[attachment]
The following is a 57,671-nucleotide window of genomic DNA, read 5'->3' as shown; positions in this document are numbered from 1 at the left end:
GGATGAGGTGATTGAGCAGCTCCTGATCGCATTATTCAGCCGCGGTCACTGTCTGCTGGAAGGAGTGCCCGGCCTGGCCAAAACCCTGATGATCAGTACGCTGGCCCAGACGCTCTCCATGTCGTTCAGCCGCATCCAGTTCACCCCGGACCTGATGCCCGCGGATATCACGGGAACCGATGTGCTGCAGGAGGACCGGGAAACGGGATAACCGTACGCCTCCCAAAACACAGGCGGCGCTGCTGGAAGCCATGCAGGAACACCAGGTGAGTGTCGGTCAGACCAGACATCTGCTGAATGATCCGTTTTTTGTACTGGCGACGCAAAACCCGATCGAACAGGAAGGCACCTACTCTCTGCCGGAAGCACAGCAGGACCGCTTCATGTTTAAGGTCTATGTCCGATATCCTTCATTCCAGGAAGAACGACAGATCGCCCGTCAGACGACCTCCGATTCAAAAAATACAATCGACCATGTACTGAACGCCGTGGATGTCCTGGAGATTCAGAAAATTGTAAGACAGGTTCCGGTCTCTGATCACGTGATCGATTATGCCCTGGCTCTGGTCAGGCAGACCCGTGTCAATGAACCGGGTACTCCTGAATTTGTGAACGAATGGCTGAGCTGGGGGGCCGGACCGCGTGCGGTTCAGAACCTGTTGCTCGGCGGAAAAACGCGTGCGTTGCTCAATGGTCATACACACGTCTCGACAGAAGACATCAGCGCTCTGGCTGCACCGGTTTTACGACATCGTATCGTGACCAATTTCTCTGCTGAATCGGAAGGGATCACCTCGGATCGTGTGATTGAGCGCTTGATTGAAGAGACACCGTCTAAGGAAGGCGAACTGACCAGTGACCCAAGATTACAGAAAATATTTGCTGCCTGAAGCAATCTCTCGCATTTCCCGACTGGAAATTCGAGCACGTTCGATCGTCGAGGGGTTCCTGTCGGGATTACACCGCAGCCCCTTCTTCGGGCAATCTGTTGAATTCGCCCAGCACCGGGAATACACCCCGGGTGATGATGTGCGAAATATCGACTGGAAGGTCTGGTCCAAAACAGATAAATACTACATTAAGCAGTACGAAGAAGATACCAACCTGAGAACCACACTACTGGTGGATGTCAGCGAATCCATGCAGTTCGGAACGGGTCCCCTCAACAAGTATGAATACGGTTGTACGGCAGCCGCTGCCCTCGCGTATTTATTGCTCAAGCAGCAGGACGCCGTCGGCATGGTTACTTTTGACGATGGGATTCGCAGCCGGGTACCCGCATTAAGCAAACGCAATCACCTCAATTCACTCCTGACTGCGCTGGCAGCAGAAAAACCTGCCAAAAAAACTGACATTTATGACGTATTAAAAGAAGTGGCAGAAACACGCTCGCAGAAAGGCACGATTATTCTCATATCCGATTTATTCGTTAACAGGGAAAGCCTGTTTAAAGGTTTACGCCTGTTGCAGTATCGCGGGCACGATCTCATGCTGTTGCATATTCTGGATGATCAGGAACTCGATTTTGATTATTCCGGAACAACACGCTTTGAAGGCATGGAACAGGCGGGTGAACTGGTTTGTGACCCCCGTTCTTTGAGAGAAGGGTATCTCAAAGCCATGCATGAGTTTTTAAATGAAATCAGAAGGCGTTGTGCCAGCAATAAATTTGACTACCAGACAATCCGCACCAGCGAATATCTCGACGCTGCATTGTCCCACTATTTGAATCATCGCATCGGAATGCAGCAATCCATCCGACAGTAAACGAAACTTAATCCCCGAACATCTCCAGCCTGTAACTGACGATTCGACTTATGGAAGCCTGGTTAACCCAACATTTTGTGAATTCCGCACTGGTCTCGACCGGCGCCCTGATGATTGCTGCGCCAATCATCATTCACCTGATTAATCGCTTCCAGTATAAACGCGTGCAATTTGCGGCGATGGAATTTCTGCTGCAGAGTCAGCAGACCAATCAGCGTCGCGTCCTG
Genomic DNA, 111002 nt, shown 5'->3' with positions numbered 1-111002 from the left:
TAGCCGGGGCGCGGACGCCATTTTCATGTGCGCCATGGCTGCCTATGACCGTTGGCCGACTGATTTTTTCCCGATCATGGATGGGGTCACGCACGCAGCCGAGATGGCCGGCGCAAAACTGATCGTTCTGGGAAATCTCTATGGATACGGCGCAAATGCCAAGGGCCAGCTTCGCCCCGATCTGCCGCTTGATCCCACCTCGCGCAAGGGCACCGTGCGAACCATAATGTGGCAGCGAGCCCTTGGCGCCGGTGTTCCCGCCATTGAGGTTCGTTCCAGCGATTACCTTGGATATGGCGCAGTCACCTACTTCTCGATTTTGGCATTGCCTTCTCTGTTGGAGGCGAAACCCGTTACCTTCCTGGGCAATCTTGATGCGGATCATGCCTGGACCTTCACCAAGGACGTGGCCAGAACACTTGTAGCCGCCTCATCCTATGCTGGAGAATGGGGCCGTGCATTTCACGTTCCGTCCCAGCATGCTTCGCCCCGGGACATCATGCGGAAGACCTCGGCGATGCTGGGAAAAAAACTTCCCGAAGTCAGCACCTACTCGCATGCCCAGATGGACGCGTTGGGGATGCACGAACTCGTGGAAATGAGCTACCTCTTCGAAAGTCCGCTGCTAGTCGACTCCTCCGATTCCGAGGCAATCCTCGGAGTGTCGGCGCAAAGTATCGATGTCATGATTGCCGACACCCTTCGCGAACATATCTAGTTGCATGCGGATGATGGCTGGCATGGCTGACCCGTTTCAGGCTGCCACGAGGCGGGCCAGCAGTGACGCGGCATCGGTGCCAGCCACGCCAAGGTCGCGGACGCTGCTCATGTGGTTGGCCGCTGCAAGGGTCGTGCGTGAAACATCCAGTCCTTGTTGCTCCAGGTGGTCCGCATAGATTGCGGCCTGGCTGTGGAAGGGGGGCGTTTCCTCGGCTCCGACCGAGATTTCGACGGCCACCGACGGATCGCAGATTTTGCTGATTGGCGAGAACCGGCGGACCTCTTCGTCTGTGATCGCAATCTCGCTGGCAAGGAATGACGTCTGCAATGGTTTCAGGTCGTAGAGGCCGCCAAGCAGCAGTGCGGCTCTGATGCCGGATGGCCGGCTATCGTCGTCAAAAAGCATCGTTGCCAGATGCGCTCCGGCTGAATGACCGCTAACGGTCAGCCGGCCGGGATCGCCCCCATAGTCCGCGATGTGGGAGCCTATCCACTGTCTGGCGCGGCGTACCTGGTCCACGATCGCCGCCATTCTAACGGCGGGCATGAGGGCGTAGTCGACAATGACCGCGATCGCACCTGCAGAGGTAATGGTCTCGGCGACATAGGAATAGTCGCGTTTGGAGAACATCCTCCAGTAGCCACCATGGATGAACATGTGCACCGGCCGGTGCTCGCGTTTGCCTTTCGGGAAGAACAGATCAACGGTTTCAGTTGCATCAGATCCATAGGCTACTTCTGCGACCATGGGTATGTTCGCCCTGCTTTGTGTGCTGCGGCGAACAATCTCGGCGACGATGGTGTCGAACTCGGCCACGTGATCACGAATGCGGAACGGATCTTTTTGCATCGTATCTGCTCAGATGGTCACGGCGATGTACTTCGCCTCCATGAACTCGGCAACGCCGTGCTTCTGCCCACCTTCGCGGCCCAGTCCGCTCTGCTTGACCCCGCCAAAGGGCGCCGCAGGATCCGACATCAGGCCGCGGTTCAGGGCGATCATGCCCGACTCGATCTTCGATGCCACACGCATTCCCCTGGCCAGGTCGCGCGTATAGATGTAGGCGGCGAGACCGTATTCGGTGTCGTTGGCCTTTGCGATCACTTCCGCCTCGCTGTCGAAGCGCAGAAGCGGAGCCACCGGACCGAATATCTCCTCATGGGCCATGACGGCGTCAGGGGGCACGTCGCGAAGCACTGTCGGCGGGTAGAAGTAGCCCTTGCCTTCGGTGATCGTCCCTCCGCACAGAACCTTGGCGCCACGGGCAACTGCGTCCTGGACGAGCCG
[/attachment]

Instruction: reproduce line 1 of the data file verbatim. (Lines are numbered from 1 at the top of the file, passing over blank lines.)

The following is a 57,671-nucleotide window of genomic DNA, read 5'->3' as shown; positions in this document are numbered from 1 at the left end: